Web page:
Aeroplane Monthly 1977-03
Personal album
The liner SS Berengaria passes the Calshot slipway as a handling party prepare to beach Fairey IIID seaplane N9495, from the first production batch of 50 aircraft to Specification 38/22. The powerplant was the 365 h.p. Rolls-Royce Eagle VIII, although the 450 h.p. Napier Lion was also fitted in later batches. First flown in August 1920, the IIID was a highly successful aircraft, 227 examples being produced before production ceased in 1926.
Этот "Сифокс" в мае 1939 г. использовался на базе Ли-он-Солент как учебный
Fairey Seafox floatplane K8605 was photographed at Lee-on-Solent on May 12, 1939, when it was serving as a trainer with the FTF. Designed to Specification S.11/32 for a Fleet Air Arm two-seat reconnaissance seaplane, the Seafox was somewhat underpowered, having a 395 h.p. Napier Rapier VI 16-cylinder air-cooled engine, which, with its characteristic H arrangement of cylinders, gave the aircraft's nose a distinctive line. The Seafox was the first Fairey aircraft to be designed and built at the company's Hamble works, the prototype making its maiden flight on May 27, 1936.
"Сифокс" I вернулся из тренировочного полета, июнь 1938 г.
Fairey Seafox I K8573 of the Seaside Training Flight, Lee-on-Solent, returns to base on June 24, 1938. Taken on charge by the School of Naval Cooperation on June 22, 1937, it returned to Faireys on July 8 and joined the Coastal Command FAA Pool at Lee-on-Solent on June 24, 1937, subsequently being assigned to HMS Pegasus and then to 718 Squadron, a catapult unit, before it was struck off charge on May 2, 1939, probably as the result of an accident. A total of 66 Seafoxes were built, one of which, flown from HMS Ajax, spotted for the guns of the British cruisers during the Battle of the River Plate on December 13, 1939.
A magnificent shot capturing Supermarine Walrus I L2244 "36” at the moment of take-off at Lee-on-Solent, 1938. Affectionately known as the "Shagbat” and originally named Seagull V, this famous amphibian was designed to meet a 1929 RAAF Specification for a machine to replace their ageing Seagull IIIs. Walruses equipped nine Royal Navy ships by the end of 1936. L2244, delivered sometime after June 1937, went to 712 Squadron, whose 40 Walruses equipped Home Fleet cruisers.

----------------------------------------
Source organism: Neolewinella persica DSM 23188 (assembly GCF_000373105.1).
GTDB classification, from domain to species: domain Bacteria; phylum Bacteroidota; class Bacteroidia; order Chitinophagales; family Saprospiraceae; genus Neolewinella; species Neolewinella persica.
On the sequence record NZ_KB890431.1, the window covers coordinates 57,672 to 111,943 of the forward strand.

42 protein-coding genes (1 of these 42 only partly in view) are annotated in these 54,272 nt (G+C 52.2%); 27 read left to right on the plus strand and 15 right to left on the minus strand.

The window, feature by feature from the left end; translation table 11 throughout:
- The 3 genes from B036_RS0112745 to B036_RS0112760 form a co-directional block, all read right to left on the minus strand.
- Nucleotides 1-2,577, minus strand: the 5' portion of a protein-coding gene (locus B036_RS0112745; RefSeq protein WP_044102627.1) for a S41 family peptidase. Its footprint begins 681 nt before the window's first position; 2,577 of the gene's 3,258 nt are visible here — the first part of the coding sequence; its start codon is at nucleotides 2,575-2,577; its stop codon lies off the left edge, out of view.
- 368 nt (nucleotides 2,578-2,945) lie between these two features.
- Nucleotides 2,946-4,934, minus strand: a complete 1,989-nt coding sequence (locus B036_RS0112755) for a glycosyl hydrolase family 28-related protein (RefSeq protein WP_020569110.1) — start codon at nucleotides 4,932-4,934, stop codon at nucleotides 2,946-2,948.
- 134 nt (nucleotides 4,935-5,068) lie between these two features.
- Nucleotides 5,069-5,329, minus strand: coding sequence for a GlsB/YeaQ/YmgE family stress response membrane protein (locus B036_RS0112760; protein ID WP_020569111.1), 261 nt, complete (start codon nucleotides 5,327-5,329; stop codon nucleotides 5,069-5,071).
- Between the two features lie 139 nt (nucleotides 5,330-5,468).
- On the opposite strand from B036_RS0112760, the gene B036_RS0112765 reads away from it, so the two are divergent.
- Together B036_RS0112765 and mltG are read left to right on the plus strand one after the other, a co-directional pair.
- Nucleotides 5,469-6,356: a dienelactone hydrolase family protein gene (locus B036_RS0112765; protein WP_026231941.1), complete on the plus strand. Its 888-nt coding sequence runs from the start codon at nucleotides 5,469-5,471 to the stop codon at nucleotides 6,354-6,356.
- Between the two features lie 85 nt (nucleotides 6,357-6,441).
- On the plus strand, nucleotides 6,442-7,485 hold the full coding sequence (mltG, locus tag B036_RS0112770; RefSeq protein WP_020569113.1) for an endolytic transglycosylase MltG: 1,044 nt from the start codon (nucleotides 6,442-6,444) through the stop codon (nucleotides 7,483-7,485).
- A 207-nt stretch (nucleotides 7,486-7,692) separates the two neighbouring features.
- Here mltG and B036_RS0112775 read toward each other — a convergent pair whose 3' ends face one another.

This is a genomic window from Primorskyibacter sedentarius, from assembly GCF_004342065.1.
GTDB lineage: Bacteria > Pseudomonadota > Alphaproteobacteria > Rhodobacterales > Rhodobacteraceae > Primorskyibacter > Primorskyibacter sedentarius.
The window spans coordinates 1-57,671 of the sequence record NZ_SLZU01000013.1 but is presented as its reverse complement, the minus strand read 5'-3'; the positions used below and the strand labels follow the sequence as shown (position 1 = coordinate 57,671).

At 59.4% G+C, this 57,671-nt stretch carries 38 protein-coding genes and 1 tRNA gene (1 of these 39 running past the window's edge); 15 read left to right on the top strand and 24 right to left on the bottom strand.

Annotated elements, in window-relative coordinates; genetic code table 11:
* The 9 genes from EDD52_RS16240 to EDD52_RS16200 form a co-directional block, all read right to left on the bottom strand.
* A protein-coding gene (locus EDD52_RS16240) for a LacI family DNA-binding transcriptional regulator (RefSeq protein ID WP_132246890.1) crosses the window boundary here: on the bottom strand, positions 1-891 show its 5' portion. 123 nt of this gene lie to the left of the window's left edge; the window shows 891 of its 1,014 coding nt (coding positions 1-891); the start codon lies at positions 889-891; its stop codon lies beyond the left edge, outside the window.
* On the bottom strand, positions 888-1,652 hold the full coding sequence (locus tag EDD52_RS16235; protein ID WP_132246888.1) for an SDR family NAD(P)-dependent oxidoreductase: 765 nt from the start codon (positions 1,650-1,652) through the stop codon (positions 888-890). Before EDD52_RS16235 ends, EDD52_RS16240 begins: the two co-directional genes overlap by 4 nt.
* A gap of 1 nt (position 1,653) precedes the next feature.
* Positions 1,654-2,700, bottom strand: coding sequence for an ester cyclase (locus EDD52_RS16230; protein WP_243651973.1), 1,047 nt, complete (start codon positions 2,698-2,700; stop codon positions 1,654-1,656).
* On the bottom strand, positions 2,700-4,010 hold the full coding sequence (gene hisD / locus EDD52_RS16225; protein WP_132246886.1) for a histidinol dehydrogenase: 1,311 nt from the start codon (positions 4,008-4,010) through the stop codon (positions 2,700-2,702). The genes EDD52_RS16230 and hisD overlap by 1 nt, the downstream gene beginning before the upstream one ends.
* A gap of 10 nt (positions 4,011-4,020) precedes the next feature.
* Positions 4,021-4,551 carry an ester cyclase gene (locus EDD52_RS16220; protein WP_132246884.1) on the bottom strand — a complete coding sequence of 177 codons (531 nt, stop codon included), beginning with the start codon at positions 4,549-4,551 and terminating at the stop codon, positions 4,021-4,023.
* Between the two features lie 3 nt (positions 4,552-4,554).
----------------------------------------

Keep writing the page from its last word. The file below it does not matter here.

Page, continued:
Another Shagbat, this time L2191, seen with the Floatplane Training Flight at RAF Lee-on-Solent on May 12, 1939. One of the same batch of 168 Walrus is as L2244, the aircraft was originally assigned to 712 Squadron, Fleet Air Arm, a catapult unit. The engine of the Walrus I was the 775 h.p. Bristol Pegasus VI air-cooled radial, driving a four-blade pusher propeller. The large fairing over the tailwheel enabled it to double as a water rudder.
Blackburn Skua two-seat fighter/dive bomber L2918 landed with its undercarriage up at Southampton (Eastleigh) Airport on November 20, 1939. This machine was one of a batch of 69 Skua lls, and was delivered to No 19 Maintenance Unit, St Athan between March 7 and April 13, 1939. Its engine was an 890 h.p. Bristol Perseus XII radial. The Skua, designed to Air Ministry Specification O.27/34, was the Fleet Air Arm's first British dive-bomber.
A fine air-to-air study of a pair of Fairey Swordfish Mk I torpedo bomber/reconnaissance aircraft, ca 1940. The foremost machine bears a serial commencing L79-- and the code "4A". Both aircraft are very probably from 828 Squadron, FAA. The torpedo crotches are visible beneath the fuselage and the wing racks, for flares or bombs, can also be seen. A 750 h.p. Bristol Pegasus 30 radial engine powered the "Stringbag".
"Альбакор" в полете
One of the 800 Fairey Albacores produced, this machine, coded 4Q, is probably N4421 (c/n F3963), from a batch of 200, and was photographed early in the war. Powered by a 1,130 h.p. Bristol Taurus XII sleeve-valve radial engine, the Albacore was produced as a replacement for the hardy Swordfish, but was overshadowed by its famous forbear and failed to supersede it, in spite of such benefits as enclosed and heated crew accommodation, hydraulically-operated flaps and a variable-pitch propeller. The prototype Albacore first flew on December 12 ,1938.